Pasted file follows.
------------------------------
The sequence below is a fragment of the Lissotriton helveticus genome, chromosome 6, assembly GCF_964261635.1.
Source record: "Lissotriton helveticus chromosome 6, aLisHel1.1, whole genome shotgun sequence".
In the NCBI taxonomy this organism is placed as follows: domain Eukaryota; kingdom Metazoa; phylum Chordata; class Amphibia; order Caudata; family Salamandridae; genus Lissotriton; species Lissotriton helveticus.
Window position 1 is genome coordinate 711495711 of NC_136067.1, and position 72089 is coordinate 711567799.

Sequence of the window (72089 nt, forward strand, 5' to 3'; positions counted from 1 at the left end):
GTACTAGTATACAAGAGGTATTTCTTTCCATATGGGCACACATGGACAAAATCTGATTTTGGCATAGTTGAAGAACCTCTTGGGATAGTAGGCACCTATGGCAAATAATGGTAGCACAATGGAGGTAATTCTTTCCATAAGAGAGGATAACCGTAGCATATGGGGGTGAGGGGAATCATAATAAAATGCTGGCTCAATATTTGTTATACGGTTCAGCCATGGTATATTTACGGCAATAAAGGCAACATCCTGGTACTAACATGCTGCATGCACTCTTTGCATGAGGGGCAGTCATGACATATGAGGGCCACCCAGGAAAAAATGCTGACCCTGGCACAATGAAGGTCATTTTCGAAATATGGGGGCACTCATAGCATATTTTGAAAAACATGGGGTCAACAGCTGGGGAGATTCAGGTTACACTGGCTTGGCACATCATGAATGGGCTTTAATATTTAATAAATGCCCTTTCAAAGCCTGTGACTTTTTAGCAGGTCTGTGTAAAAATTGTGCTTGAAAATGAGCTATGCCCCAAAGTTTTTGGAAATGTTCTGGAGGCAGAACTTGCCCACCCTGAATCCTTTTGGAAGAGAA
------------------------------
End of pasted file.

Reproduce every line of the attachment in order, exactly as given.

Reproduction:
The sequence below is a fragment of the Lissotriton helveticus genome, chromosome 6, assembly GCF_964261635.1.
Source record: "Lissotriton helveticus chromosome 6, aLisHel1.1, whole genome shotgun sequence".
In the NCBI taxonomy this organism is placed as follows: domain Eukaryota; kingdom Metazoa; phylum Chordata; class Amphibia; order Caudata; family Salamandridae; genus Lissotriton; species Lissotriton helveticus.
Window position 1 is genome coordinate 711495711 of NC_136067.1, and position 72089 is coordinate 711567799.

Sequence of the window (72089 nt, forward strand, 5' to 3'; positions counted from 1 at the left end):
GTACTAGTATACAAGAGGTATTTCTTTCCATATGGGCACACATGGACAAAATCTGATTTTGGCATAGTTGAAGAACCTCTTGGGATAGTAGGCACCTATGGCAAATAATGGTAGCACAATGGAGGTAATTCTTTCCATAAGAGAGGATAACCGTAGCATATGGGGGTGAGGGGAATCATAATAAAATGCTGGCTCAATATTTGTTATACGGTTCAGCCATGGTATATTTACGGCAATAAAGGCAACATCCTGGTACTAACATGCTGCATGCACTCTTTGCATGAGGGGCAGTCATGACATATGAGGGCCACCCAGGAAAAAATGCTGACCCTGGCACAATGAAGGTCATTTTCGAAATATGGGGGCACTCATAGCATATTTTGAAAAACATGGGGTCAACAGCTGGGGAGATTCAGGTTACACTGGCTTGGCACATCATGAATGGGCTTTAATATTTAATAAATGCCCTTTCAAAGCCTGTGACTTTTTAGCAGGTCTGTGTAAAAATTGTGCTTGAAAATGAGCTATGCCCCAAAGTTTTTGGAAATGTTCTGGAGGCAGAACTTGCCCACCCTGAATCCTTTTGGAAGAGAA